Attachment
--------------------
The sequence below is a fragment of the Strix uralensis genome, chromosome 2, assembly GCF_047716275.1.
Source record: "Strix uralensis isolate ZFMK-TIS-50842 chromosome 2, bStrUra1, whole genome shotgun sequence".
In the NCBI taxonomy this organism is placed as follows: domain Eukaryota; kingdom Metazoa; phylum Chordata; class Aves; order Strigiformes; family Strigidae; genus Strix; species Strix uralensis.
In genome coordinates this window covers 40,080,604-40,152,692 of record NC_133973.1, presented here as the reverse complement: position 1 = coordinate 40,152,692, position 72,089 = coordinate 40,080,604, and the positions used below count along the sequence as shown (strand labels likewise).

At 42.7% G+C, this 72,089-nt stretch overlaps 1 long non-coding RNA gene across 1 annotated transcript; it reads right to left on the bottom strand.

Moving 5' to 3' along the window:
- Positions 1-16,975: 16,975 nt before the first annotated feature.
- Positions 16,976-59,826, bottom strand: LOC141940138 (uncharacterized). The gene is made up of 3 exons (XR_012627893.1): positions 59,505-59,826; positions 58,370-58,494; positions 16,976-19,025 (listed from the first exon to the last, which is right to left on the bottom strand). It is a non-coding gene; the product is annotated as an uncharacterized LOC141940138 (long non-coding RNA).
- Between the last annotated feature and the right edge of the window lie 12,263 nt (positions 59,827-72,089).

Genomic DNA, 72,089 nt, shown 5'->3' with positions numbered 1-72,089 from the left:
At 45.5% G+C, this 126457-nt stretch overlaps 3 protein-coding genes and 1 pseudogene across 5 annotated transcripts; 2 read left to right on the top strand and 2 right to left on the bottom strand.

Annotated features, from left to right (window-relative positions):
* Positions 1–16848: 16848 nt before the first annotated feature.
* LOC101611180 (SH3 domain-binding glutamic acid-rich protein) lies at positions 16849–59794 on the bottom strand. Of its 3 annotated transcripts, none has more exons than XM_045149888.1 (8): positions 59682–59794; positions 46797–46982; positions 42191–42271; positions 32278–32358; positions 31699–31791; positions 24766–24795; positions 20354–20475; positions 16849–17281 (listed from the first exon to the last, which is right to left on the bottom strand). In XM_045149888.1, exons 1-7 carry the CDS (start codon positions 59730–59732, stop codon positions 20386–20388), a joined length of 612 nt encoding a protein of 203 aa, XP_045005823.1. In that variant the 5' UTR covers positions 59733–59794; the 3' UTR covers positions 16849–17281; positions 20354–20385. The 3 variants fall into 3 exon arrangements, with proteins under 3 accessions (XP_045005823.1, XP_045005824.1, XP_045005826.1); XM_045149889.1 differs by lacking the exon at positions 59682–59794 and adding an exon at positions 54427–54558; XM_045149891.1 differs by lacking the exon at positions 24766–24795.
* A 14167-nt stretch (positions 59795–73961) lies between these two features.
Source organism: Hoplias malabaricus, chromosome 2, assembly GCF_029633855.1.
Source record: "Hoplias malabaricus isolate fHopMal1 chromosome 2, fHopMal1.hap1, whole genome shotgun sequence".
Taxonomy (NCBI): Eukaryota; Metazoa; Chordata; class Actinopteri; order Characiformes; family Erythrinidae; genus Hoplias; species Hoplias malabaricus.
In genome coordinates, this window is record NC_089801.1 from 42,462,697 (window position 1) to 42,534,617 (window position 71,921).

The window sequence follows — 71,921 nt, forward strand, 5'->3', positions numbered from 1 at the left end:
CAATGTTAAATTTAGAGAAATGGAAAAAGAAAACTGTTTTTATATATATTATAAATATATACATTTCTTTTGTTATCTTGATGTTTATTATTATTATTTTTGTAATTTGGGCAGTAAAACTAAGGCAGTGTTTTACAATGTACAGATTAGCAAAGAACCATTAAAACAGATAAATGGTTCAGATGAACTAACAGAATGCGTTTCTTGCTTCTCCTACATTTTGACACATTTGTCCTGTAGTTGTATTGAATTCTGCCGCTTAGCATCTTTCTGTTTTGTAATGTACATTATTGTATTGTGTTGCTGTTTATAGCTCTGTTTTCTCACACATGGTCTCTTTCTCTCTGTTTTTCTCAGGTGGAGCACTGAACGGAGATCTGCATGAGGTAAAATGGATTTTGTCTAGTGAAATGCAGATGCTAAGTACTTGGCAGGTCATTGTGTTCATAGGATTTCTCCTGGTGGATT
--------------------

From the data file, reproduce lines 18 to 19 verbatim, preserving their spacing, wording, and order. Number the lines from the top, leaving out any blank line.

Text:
Taxonomy (NCBI): Eukaryota; Metazoa; Chordata; class Actinopteri; order Characiformes; family Erythrinidae; genus Hoplias; species Hoplias malabaricus.
In genome coordinates, this window is record NC_089801.1 from 42,462,697 (window position 1) to 42,534,617 (window position 71,921).